Stibnite vs Galena Side by Side

Is Ithmid Kohl Made Out of Galena vs Stibnite?

There is a debate among the people online and between literature that talk about whether the original kohl ithmid (Ethmid) is made of Galena (lead sulfide, PbS) or Stibnite (Antimony sulfide, Sb2S3). The majority of the kohl you can find now a days do not contain even a small amount of antimony- if any at all. Rather, the majority of Middle Eastern kohl is made using Galena ore, resulting in a high lead sulfide content.

Translation & Etymology of Ithmid

In Ancient Egypt, the mineral ore Galena was known as “mestem” or “stim”. “Stim” is similar to the names used in later Ancient Greece, “Stimmi” and “Stibi”. In Latin a similar word known as “stibium” was used. Stibium in Latin is used to refer to Antimony, but actually this is where the mistranslated comes from. That is one reason why you will find a lot of authors claiming that Antimony is the active ingredient to Mestem or the “Ithmid” used by the Ancient Egyptians and Bedouins in their authentic kohl eyeliner preparations. Where in actuality Lead Sulfide or Galena is the main ingredient for preparing the authentic black-grey kohl used by both Ancient Egyptians & the Bedouins. So in reality Stibium, Mestem, and most likely Ithmid all refers to Galena (lead sulfide) based kohl preparations. [1]

Stibnite Clustur Samples with Needle Long Streak Texture Pattern
You can see my samples of stibnite Ore forming a needle shape with long-thin streak textures. The Stibnite is dark grey while diffusing light (much like oil does) into blue at certain angles. It’s quite beautiful actually.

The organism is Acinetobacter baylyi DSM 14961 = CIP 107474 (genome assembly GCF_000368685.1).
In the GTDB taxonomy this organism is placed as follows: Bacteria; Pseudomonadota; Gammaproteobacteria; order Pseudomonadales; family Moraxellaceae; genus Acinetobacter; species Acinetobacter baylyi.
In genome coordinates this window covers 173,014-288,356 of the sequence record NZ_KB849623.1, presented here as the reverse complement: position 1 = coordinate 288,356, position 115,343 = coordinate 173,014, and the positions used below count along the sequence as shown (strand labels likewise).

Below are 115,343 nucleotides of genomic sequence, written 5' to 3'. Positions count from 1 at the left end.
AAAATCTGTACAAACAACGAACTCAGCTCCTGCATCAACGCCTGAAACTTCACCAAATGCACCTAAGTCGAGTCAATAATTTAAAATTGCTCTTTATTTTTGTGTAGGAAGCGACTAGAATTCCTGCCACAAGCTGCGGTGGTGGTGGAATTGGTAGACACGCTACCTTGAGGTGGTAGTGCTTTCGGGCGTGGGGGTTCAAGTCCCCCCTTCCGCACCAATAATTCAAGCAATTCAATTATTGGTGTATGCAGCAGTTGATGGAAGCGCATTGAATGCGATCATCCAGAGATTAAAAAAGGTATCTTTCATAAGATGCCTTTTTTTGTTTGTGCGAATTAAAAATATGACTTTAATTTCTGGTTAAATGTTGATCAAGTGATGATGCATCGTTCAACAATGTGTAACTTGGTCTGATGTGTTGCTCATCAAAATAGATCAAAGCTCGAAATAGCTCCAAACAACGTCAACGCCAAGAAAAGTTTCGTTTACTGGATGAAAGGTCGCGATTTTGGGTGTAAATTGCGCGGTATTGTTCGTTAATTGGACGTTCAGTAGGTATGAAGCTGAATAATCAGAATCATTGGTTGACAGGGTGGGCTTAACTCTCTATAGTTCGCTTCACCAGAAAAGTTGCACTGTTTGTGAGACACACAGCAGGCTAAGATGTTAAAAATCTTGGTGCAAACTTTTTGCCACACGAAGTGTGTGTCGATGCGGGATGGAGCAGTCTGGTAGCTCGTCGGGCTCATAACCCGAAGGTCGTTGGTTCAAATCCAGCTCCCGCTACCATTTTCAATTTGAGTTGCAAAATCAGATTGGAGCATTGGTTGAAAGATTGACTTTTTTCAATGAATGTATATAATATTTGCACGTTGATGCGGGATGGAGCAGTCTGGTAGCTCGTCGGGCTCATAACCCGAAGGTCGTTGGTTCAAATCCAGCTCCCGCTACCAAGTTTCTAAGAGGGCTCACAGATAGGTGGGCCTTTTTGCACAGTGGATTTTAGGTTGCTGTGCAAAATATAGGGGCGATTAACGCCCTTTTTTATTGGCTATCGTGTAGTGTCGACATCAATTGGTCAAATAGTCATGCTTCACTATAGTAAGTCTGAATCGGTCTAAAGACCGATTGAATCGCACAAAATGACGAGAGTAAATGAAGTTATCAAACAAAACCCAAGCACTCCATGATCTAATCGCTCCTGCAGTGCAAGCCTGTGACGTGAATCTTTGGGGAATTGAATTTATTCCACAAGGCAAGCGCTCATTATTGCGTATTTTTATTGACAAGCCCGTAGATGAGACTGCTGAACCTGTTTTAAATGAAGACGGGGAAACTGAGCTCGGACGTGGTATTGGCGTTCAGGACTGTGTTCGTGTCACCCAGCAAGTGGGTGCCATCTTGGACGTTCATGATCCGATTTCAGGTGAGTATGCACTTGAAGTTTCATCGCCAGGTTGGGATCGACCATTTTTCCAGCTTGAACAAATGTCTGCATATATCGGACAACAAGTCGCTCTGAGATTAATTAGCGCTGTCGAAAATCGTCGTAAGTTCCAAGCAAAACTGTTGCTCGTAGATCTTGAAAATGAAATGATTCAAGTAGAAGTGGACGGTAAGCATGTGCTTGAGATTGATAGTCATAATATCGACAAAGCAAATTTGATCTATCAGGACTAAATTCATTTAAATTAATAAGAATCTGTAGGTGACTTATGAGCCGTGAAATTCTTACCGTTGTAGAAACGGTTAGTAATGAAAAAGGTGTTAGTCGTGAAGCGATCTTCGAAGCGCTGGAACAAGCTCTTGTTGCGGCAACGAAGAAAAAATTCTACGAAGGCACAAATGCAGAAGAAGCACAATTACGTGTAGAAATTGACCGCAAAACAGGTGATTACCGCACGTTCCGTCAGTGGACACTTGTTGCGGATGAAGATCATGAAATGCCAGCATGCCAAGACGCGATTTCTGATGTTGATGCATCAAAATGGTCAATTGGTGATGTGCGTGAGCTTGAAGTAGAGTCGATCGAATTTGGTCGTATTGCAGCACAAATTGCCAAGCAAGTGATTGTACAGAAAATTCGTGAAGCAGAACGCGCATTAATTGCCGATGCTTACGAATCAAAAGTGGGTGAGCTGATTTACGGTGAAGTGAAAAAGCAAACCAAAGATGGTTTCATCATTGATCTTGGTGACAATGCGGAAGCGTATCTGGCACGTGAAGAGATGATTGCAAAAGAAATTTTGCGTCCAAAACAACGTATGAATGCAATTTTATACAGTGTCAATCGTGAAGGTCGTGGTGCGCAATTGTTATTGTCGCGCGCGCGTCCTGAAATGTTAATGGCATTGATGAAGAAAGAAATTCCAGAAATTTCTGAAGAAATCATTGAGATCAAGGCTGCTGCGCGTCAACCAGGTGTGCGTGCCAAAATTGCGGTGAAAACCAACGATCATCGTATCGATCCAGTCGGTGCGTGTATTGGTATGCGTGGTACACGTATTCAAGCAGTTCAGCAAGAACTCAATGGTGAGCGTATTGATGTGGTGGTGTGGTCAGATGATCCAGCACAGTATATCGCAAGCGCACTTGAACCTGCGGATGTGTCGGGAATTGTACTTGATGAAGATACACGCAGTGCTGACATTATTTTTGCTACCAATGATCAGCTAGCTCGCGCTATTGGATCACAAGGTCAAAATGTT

Ancient Samples Reveal Kohl Composition

To further support this claim, scientists analyzed and confirmed that Galena was the main constituent of a huge number of kohl samples used by the Ancient Egyptians of Fayum between 2000 to 1200 BC. Those samples are special given that they are still preserved in their original kohl containers, which protects from contaminants changing the make up of the ancient kohl. So other than Galena as the main ingredient, a lesser amount of white lead salts were found, such as cerussite (PbCO3), and synthetically synthesized laurionite (PbOHCl) and phosgenite (Pb2Cl2CO3). [1]

The presence of Galena, Laurionite, and Phosgenite in Ancient Egyptian kohl conferred particular medical benefits that I will elaborate in a future article. The Ancient Egyptian Ocular medicine was quite strong for the time, relying on lead-based kohl powders to help fight eye-related diseases by stimulating the production of Nitric Oxide in the eye.

Geographical Evidence for Kohl Composition

Another consideration is the geographic availability of Galena vs. Stibnite in the areas that kohl is traditionally used. Galena is found near the Aswan (near the Nile River), and Eastern Desert region at mountains Gebel-el-Zeit and Gebel Rasas, which are near the Red Sea. These regions are all different parts of Egypt.

On the other hand, Ancient Antimony mines were not found in Egypt, Sinai, Saudi Arabia, and Iran. Back then, it was common for those countries to use Galena ore for making kohl or kajal/kahal. Historically, antimony mines in the Middle East were present in Turkey, the country next to it called Armenia, and Macedonia- which is the country right above and a part of Greece.

Furthermore, 2 large ancient galena mines were found in Egypt. From here, the Galena minerals were extracted for the preparation of Egyptian and Saudi Arabian kohl. This evidence further supports that antimony was mistaken for galena, and that galena is the actual main ingredient of kohl & surma. Galena ore is still used to this day for making traditional eyeliner in the Middle East. [1]

Pure Galena Ore Samples with Cubic Texture
Galena ore, also referred to as a “kohl stone”, is often used in the Middle East as an eyeliner. It is made into an eyeliner by crushing the stone using a mortar & pestle, and then sieving it through a cloth or the like so that only the finest particles are used to line the perimeter of the eye.